Friday, April 06, 2007

Organizing consumers against water profiteering

Wednesday's "Think Outside The Bottle" (TOTB) meeting left me curious about the style of organizing I was seeing and reflective about the particular opportunities and challenges implicit in what Corporate Accountability International is doing.

It puts the campaign in perspective to learn, from the website, that Corporate Accountability International is the current name of what used to be the organization INFACT. INFACT started life as the Infant Formula Action campaign which from 1977 to 1986 sought to prevent Nestle from marketing baby formula to women in poor countries as a "better" substitute for their own breast milk. Irresponsible promotions led to women losing the ability to feed their newborns or to afford the magic new "food" Nestle had got them hooked on. After seeing passage of the World Health Organization's International Code of Marketing for Breast Milk Substitutes, INFACT went on to take on General Electric over its manufacture of nuclear weapons triggers and the tobacco industry.

So going after the water privatizers and profiteers -- that's Coke, Pepsi and longtime nemesis Nestle -- is old hat for these folks. They have a track record of combining international work, mobilizing actual political clout, and involving thousands of grassroots consumers in their campaigns. There are not a lot of organizations whose model of organizing reaches across so many arenas. Think about it:
  • Unions deal first and foremost with organizing people as workers in their workplaces; community campaigns and community allies are the stepchildren of that effort. Political allies are just useful adjuncts.
  • Classic community organizations are neighborhood based and member driven -- and therefore usually very local indeed and often insular.
  • Many environmental advocates and PIRG groups need the capacity to manipulate science and law at a level of sophistication which makes them, of necessity, professional and staff-driven. Any grassroots base is peripheral, touted when numbers and small donors are needed, but little involved in the actual work.
  • Progressive electoral campaigns are short term projects that require broad-based coalitions of convenience. They can't and don't dig in for tough principles for the long haul.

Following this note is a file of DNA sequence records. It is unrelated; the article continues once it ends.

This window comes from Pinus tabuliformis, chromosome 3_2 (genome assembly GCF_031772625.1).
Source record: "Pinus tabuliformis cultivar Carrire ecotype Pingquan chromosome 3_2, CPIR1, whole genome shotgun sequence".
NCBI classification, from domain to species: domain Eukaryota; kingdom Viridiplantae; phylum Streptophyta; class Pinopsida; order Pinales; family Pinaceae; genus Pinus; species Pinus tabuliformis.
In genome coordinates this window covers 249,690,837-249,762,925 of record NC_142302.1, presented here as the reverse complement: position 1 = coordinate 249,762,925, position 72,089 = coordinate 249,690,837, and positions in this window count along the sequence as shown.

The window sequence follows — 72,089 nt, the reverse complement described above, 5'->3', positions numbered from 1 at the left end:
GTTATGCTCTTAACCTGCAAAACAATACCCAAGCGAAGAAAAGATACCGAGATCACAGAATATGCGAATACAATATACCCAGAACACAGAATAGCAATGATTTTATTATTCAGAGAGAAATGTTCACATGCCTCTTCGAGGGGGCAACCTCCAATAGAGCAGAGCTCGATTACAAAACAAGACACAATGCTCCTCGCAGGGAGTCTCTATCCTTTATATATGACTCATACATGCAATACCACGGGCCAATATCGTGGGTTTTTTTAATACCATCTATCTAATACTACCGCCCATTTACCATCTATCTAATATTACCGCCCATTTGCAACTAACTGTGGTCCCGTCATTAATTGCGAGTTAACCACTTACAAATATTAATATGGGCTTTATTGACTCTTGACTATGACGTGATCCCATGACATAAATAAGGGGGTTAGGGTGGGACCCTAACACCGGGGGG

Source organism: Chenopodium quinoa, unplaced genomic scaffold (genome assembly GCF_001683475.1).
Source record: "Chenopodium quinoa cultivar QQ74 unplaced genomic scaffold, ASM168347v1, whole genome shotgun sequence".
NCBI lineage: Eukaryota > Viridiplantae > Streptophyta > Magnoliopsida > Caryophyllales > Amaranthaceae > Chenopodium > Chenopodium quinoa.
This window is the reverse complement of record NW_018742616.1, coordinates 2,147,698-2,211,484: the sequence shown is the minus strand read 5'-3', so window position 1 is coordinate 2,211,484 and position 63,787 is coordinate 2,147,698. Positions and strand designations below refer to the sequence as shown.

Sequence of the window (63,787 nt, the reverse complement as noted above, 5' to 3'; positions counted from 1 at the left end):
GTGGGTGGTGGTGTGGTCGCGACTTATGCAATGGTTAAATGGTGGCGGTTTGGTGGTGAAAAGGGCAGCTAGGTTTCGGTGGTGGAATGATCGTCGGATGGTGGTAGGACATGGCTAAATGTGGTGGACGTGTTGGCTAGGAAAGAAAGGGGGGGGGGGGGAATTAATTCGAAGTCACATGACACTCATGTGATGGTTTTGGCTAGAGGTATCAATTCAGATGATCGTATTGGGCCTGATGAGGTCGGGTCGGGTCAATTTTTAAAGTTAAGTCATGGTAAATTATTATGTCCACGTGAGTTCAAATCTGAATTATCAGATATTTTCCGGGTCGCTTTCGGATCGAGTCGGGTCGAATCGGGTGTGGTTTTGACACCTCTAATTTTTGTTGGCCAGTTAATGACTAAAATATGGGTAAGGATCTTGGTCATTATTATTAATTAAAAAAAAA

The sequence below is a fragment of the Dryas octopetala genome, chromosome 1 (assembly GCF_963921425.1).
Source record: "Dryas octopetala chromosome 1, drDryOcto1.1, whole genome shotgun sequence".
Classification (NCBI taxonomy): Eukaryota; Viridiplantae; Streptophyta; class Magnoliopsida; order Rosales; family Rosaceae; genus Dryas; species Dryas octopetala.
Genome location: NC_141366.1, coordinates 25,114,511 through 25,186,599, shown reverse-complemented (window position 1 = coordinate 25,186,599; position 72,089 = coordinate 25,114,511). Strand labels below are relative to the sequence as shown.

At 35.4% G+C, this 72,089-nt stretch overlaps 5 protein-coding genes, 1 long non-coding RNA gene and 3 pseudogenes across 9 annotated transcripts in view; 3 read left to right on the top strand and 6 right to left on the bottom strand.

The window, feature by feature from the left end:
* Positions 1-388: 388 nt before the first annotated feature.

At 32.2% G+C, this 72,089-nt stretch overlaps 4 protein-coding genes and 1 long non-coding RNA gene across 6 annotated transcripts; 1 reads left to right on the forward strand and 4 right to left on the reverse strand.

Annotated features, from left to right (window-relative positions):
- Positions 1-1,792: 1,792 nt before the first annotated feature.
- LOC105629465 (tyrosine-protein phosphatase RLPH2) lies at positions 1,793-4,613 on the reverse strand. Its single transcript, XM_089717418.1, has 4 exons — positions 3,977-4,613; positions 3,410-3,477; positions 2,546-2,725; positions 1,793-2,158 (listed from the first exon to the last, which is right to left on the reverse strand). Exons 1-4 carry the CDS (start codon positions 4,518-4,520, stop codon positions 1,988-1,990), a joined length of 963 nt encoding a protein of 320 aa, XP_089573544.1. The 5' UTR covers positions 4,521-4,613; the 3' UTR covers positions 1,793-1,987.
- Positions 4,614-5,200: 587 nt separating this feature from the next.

So what INFACT and now Corporate Accountability International does, reaching across national boundaries, into political systems, and out to individuals as consumers is quite unusual.

That said, the model has its problems and they were all on display on Wednesday night. Not wanting to trash anyone, but here is a visitor's perspective:

Dealing with allies: Any outfit pursuing such a wide vision needs local partners. Organizers seemed to be from out of town -- so local groups were drawn in, including the speaker from the city department of the environment and a goodly list of sponsors that have some local base. You don't get 85 people in a room without some local turnout capacity and TOTB clearly had that help. But I had to wonder what those local partners felt they got out of it.
  • Up near Mt. Shasta, the McCloud Watershed Council is apparently fighting a local water grab by the Nestle corporation. This was mentioned, but did those activists feel they had gotten the support they certainly need? I hope so.
  • The event was billed as somehow involving "interfaith" activity and a Methodist group was one of the sponsors -- but the only nod to "religious" participation was a closing pitch by a nice, but inaudible, gentleman from Green Sangha. Did other religious types perhaps pull a no-show on the organizers?
  • In an orthodox organizing sense, San Francisco Mayor Gavin Newsom was the target of the meeting: we were asked to sign a letter urging him to make the city unfriendly to plastic water bottles and the water profiteering industry. But Gavin was clearly also a main prop of the meeting, sending his Environment Director to speak and aide Wade Crowfoot to explain how strongly he supported TOTB's efforts. This makes sense for Gavin. The most significant opposition he'll face for re-election will almost certainly be a Green; we have more Greens than Republicans around. Getting out front against plastic water bottles, he gets himself an easy environmental issue that won't force him to work with the city's gritty local enviro activists. These folks want things Gavin doesn't want to give them like Saturday road closures in Golden Gate Park -- anathema to the city's rich culture vultures who donate to the likes of Gavin. So TOTB apparently has decided to carry water for its target -- and thereby advance its cause. This is a choice that a local group that depended on local environmental activists probably couldn't make.